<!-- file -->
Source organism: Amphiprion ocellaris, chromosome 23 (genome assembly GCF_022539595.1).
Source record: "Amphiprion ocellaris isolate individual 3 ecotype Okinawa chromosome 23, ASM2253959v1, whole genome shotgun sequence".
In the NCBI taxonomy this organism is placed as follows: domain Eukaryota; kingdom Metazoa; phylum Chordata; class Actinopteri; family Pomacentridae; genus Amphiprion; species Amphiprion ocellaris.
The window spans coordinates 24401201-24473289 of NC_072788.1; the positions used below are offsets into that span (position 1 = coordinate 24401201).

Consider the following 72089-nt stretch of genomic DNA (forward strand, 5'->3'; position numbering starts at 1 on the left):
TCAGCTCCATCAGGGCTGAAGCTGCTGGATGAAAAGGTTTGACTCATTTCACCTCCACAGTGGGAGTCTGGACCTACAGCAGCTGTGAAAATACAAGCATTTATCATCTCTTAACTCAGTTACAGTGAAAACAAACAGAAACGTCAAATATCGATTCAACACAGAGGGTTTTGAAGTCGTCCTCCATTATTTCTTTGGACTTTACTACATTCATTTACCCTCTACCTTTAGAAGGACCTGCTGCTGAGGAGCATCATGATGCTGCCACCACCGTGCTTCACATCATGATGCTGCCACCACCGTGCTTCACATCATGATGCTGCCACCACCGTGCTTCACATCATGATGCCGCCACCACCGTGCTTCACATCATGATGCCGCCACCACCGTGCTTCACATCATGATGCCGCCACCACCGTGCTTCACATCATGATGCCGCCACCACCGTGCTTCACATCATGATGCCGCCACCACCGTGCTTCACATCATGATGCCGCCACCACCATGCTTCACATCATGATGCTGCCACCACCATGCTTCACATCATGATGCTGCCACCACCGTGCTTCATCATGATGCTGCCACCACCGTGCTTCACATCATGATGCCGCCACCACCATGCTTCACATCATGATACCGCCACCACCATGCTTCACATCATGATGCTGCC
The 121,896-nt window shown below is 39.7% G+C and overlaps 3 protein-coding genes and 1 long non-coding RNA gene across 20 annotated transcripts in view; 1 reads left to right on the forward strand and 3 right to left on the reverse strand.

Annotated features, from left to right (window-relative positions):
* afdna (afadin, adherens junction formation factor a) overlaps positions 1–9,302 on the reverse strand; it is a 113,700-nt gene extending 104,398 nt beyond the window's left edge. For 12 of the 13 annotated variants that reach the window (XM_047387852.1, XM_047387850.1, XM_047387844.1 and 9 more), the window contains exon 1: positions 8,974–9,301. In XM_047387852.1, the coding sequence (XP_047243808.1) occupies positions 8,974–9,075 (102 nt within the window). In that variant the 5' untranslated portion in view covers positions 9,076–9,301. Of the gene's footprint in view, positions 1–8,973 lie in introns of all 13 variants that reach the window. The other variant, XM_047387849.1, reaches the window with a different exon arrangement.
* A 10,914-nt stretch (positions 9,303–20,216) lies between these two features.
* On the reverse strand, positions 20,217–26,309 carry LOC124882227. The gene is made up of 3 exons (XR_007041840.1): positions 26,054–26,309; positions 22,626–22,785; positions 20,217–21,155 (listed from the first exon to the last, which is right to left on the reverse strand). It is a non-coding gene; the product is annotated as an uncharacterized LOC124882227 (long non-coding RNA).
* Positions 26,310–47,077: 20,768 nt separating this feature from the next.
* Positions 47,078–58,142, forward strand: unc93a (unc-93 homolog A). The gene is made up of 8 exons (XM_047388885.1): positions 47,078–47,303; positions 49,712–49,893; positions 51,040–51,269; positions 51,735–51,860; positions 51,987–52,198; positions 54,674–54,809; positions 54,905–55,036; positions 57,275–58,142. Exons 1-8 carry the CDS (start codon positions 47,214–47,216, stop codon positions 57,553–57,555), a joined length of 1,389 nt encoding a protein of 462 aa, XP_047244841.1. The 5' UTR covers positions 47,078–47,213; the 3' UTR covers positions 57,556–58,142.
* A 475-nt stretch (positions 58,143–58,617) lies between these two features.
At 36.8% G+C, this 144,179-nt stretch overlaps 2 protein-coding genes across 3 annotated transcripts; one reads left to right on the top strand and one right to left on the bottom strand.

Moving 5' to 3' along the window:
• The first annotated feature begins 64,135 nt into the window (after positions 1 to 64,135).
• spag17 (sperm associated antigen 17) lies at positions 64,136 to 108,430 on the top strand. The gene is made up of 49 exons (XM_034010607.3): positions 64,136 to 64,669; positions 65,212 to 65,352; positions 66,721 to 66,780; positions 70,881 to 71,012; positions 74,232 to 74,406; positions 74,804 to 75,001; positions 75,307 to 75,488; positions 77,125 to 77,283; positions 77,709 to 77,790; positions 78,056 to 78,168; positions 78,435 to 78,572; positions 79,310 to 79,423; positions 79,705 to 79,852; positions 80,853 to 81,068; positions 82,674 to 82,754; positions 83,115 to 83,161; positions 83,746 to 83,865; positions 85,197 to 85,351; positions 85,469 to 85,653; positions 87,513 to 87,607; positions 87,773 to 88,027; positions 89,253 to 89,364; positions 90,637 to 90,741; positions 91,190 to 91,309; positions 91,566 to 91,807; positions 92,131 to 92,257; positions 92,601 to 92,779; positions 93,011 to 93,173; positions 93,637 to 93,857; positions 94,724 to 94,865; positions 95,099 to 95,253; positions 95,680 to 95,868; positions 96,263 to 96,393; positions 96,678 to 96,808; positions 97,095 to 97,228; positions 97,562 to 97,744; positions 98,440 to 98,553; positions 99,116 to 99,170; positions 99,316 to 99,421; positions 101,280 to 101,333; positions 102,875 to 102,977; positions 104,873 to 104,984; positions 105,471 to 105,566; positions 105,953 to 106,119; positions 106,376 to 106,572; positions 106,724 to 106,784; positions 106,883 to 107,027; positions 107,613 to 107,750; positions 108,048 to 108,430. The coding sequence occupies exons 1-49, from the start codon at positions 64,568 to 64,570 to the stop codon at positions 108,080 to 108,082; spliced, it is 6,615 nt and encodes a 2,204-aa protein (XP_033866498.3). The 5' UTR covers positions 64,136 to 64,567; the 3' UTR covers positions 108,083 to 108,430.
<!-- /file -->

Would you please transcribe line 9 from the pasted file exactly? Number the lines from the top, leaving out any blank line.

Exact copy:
* afdna (afadin, adherens junction formation factor a) overlaps positions 1–9,302 on the reverse strand; it is a 113,700-nt gene extending 104,398 nt beyond the window's left edge. For 12 of the 13 annotated variants that reach the window (XM_047387852.1, XM_047387850.1, XM_047387844.1 and 9 more), the window contains exon 1: positions 8,974–9,301. In XM_047387852.1, the coding sequence (XP_047243808.1) occupies positions 8,974–9,075 (102 nt within the window). In that variant the 5' untranslated portion in view covers positions 9,076–9,301. Of the gene's footprint in view, positions 1–8,973 lie in introns of all 13 variants that reach the window. The other variant, XM_047387849.1, reaches the window with a different exon arrangement.